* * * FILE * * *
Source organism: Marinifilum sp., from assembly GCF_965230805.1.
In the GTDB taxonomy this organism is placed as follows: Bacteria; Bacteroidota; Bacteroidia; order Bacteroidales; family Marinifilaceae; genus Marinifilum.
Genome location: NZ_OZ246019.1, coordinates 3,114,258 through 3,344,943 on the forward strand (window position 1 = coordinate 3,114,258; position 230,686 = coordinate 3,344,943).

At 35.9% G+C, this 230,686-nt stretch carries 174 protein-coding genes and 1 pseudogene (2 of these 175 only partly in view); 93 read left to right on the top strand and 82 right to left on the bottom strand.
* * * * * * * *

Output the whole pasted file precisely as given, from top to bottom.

Source organism: Marinifilum sp., from assembly GCF_965230805.1.
In the GTDB taxonomy this organism is placed as follows: Bacteria; Bacteroidota; Bacteroidia; order Bacteroidales; family Marinifilaceae; genus Marinifilum.
Genome location: NZ_OZ246019.1, coordinates 3,114,258 through 3,344,943 on the forward strand (window position 1 = coordinate 3,114,258; position 230,686 = coordinate 3,344,943).

At 35.9% G+C, this 230,686-nt stretch carries 174 protein-coding genes and 1 pseudogene (2 of these 175 only partly in view); 93 read left to right on the top strand and 82 right to left on the bottom strand.